About 1,000 electricity connections are cut every day in Greece as Public Power Corporation customers are increasingly unable to pay their power bills on time, while accumulated debts to the country’s electricity giant stood at more than 1.3 billion euros at the end of 2012. This is not only due to the economic crisis that has eaten into household incomes, but also to the special property tax paid via power bills.
PPC data show that some 700,000 customers had had their debts rearranged with new payment plans by the end of last year, up from 400,000 at the end of 2011. The situation is set to deteriorate this year due to the increase in PPC rates and expected further reductions in household incomes.
The corporation’s customer service offices are filled with people on a daily basis as they seek to get new payment plans or to have their houses reconnected by paying a part of their debt. PPC data point to a great share of the 30,000 houses and companies whose supply is cut off every month being reconnected a few days later.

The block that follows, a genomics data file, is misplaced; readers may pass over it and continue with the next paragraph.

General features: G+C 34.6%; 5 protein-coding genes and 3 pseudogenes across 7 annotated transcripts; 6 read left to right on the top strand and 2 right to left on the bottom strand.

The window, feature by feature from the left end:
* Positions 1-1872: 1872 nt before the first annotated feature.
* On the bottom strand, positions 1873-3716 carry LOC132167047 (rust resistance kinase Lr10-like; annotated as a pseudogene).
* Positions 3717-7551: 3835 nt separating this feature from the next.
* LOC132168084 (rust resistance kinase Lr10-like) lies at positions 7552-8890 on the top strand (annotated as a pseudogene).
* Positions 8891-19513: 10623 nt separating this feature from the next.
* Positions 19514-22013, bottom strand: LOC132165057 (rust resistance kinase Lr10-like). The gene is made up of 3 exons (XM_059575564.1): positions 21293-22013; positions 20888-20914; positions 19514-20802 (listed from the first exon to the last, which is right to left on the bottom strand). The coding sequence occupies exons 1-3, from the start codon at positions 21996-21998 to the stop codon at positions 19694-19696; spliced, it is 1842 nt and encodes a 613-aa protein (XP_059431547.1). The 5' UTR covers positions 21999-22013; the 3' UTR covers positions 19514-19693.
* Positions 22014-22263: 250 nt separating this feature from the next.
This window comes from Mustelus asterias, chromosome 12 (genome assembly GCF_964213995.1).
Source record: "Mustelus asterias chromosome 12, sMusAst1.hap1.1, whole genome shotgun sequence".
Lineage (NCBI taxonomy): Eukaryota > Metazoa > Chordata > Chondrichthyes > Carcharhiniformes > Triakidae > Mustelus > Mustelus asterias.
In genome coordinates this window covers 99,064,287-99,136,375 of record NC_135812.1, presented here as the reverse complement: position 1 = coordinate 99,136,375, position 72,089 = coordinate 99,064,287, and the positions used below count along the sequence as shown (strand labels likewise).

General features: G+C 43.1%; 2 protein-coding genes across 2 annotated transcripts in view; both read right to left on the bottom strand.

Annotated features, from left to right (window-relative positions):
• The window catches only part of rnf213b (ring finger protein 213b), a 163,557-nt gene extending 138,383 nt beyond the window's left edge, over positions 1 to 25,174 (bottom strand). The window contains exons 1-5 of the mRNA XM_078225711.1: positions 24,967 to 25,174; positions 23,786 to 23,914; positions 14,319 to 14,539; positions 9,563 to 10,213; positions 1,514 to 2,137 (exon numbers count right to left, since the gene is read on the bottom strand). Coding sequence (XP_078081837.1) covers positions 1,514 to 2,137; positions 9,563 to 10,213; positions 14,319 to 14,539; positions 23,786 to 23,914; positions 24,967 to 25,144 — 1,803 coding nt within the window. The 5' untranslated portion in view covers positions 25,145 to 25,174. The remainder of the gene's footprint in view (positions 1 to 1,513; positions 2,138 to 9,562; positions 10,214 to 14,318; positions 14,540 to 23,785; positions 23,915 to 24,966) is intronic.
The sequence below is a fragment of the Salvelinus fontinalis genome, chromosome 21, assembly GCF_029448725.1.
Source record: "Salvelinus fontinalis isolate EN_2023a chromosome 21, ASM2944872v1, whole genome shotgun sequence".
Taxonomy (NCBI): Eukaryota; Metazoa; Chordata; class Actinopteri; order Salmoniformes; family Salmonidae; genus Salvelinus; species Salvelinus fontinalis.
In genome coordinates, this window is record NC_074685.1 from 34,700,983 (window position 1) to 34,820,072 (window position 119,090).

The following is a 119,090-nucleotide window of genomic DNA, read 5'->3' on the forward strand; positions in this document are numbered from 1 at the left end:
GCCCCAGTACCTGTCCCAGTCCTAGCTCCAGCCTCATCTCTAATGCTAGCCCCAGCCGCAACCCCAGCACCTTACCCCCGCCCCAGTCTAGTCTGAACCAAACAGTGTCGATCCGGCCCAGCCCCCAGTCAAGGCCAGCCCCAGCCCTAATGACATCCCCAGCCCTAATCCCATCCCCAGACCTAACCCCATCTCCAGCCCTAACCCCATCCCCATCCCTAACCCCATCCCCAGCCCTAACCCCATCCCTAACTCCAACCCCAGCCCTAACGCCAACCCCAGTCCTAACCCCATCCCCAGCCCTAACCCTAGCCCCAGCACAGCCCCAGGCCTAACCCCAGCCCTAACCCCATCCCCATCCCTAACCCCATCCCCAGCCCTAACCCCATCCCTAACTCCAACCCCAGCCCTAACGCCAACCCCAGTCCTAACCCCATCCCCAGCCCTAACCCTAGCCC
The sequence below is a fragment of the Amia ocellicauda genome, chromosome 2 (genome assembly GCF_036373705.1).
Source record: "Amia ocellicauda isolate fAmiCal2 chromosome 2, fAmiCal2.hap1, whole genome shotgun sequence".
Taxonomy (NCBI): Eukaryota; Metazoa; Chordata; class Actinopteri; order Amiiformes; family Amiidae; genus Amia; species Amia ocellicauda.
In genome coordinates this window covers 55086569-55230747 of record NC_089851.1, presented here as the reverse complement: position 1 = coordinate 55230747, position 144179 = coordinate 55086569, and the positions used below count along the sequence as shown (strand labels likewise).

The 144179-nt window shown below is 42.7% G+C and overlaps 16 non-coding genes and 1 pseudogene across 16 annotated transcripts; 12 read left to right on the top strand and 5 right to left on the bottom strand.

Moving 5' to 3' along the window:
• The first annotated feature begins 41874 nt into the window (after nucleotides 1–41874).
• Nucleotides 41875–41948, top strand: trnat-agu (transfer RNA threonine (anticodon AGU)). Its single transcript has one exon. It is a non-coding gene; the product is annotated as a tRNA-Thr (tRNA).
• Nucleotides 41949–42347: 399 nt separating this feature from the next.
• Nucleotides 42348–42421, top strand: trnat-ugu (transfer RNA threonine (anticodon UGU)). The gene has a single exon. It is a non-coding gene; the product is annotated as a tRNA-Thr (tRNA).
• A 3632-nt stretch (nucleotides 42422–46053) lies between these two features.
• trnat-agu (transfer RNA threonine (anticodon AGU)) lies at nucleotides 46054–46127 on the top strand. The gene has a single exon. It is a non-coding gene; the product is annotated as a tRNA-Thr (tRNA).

There is, however, a particular problem with the special property tax. While the Council of State has banned the disconnection of houses for not paying the property charge through the PPC bill, if customers do pay for their electricity, PPC’s software cannot distinguish between payment for the property tax and that for electricity. As a result, the corporation cannot tell whether consumers have paid toward their power bill or just a part of their property tax unless they have paid the full amount.
One such incident that came to Kathimerini’s attention occurred a couple of weeks ago in Nea Smyrni, south of central Athens. An elderly couple had their supply cut off despite having paid for their electricity costs, but not the property tax. When they contacted their local PPC office they were told the problem was due to previous property tax debts, and that to get reconnected they would have to pay a significant part of the tax.
PPC says that this problem can be overcome by the taxpayers visiting the tax offices, where they can apply to have their property levy paid separately to the tax authority, which involves the payment of a 50-euro deposit. Afterward, any payment delay will only concern the customer and the tax office, and not PPC.
Nevertheless many PPC consumers have not yet been informed of this option, leading to a number of families across Greece being left without electricity supply. Meanwhile there are also a number of citizens’ movements against the charge of 50 euros as a deposit.